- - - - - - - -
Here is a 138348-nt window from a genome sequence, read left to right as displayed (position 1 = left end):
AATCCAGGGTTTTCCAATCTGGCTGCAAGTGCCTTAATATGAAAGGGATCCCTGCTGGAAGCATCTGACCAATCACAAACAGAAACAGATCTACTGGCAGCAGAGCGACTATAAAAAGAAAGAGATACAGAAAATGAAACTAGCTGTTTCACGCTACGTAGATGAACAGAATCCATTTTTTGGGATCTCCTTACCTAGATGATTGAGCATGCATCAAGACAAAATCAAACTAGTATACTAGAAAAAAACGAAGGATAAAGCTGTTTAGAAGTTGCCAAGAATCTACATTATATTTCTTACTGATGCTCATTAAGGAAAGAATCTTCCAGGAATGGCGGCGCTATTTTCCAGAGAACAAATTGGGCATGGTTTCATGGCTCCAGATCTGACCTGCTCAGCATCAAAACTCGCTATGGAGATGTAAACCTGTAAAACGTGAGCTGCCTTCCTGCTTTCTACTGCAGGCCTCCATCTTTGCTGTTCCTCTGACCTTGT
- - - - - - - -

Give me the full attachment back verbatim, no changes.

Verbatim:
Here is a 138348-nt window from a genome sequence, read left to right as displayed (position 1 = left end):
AATCCAGGGTTTTCCAATCTGGCTGCAAGTGCCTTAATATGAAAGGGATCCCTGCTGGAAGCATCTGACCAATCACAAACAGAAACAGATCTACTGGCAGCAGAGCGACTATAAAAAGAAAGAGATACAGAAAATGAAACTAGCTGTTTCACGCTACGTAGATGAACAGAATCCATTTTTTGGGATCTCCTTACCTAGATGATTGAGCATGCATCAAGACAAAATCAAACTAGTATACTAGAAAAAAACGAAGGATAAAGCTGTTTAGAAGTTGCCAAGAATCTACATTATATTTCTTACTGATGCTCATTAAGGAAAGAATCTTCCAGGAATGGCGGCGCTATTTTCCAGAGAACAAATTGGGCATGGTTTCATGGCTCCAGATCTGACCTGCTCAGCATCAAAACTCGCTATGGAGATGTAAACCTGTAAAACGTGAGCTGCCTTCCTGCTTTCTACTGCAGGCCTCCATCTTTGCTGTTCCTCTGACCTTGT